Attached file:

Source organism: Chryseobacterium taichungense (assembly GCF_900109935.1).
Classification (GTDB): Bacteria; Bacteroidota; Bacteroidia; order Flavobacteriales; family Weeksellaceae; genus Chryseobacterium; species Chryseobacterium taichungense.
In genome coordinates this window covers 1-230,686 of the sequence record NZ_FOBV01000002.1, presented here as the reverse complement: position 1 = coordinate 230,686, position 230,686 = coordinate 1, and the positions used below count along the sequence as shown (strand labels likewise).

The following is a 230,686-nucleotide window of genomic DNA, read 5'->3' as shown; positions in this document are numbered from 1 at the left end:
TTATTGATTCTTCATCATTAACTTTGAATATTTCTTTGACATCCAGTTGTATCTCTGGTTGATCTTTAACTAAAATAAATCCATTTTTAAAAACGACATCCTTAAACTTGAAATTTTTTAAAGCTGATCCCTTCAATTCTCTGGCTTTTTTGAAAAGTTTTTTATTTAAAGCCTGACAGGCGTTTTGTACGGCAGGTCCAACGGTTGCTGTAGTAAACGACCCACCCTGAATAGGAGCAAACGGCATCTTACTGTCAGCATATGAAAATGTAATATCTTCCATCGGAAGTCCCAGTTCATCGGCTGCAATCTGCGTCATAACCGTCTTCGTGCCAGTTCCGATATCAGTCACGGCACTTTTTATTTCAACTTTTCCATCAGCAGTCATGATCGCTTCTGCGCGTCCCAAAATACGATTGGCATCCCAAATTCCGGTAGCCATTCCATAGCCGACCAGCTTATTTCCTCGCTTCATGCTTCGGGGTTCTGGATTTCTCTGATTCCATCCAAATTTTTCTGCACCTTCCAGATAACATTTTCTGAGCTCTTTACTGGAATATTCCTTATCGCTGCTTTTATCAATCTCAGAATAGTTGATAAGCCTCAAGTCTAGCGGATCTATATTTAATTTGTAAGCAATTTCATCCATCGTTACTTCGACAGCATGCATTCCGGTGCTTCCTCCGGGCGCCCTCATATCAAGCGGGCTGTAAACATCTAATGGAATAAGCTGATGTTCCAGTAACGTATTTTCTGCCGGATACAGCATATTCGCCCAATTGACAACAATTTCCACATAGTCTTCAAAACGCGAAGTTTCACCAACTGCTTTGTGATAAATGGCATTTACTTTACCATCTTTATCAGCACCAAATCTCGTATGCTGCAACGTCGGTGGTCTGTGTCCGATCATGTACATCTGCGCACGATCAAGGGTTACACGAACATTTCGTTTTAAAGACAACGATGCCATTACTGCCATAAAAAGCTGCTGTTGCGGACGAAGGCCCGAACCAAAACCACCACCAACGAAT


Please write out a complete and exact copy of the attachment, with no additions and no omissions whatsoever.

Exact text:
Source organism: Chryseobacterium taichungense (assembly GCF_900109935.1).
Classification (GTDB): Bacteria; Bacteroidota; Bacteroidia; order Flavobacteriales; family Weeksellaceae; genus Chryseobacterium; species Chryseobacterium taichungense.
In genome coordinates this window covers 1-230,686 of the sequence record NZ_FOBV01000002.1, presented here as the reverse complement: position 1 = coordinate 230,686, position 230,686 = coordinate 1, and the positions used below count along the sequence as shown (strand labels likewise).

The following is a 230,686-nucleotide window of genomic DNA, read 5'->3' as shown; positions in this document are numbered from 1 at the left end:
TTATTGATTCTTCATCATTAACTTTGAATATTTCTTTGACATCCAGTTGTATCTCTGGTTGATCTTTAACTAAAATAAATCCATTTTTAAAAACGACATCCTTAAACTTGAAATTTTTTAAAGCTGATCCCTTCAATTCTCTGGCTTTTTTGAAAAGTTTTTTATTTAAAGCCTGACAGGCGTTTTGTACGGCAGGTCCAACGGTTGCTGTAGTAAACGACCCACCCTGAATAGGAGCAAACGGCATCTTACTGTCAGCATATGAAAATGTAATATCTTCCATCGGAAGTCCCAGTTCATCGGCTGCAATCTGCGTCATAACCGTCTTCGTGCCAGTTCCGATATCAGTCACGGCACTTTTTATTTCAACTTTTCCATCAGCAGTCATGATCGCTTCTGCGCGTCCCAAAATACGATTGGCATCCCAAATTCCGGTAGCCATTCCATAGCCGACCAGCTTATTTCCTCGCTTCATGCTTCGGGGTTCTGGATTTCTCTGATTCCATCCAAATTTTTCTGCACCTTCCAGATAACATTTTCTGAGCTCTTTACTGGAATATTCCTTATCGCTGCTTTTATCAATCTCAGAATAGTTGATAAGCCTCAAGTCTAGCGGATCTATATTTAATTTGTAAGCAATTTCATCCATCGTTACTTCGACAGCATGCATTCCGGTGCTTCCTCCGGGCGCCCTCATATCAAGCGGGCTGTAAACATCTAATGGAATAAGCTGATGTTCCAGTAACGTATTTTCTGCCGGATACAGCATATTCGCCCAATTGACAACAATTTCCACATAGTCTTCAAAACGCGAAGTTTCACCAACTGCTTTGTGATAAATGGCATTTACTTTACCATCTTTATCAGCACCAAATCTCGTATGCTGCAACGTCGGTGGTCTGTGTCCGATCATGTACATCTGCGCACGATCAAGGGTTACACGAACATTTCGTTTTAAAGACAACGATGCCATTACTGCCATAAAAAGCTGCTGTTGCGGACGAAGGCCCGAACCAAAACCACCACCAACGAAT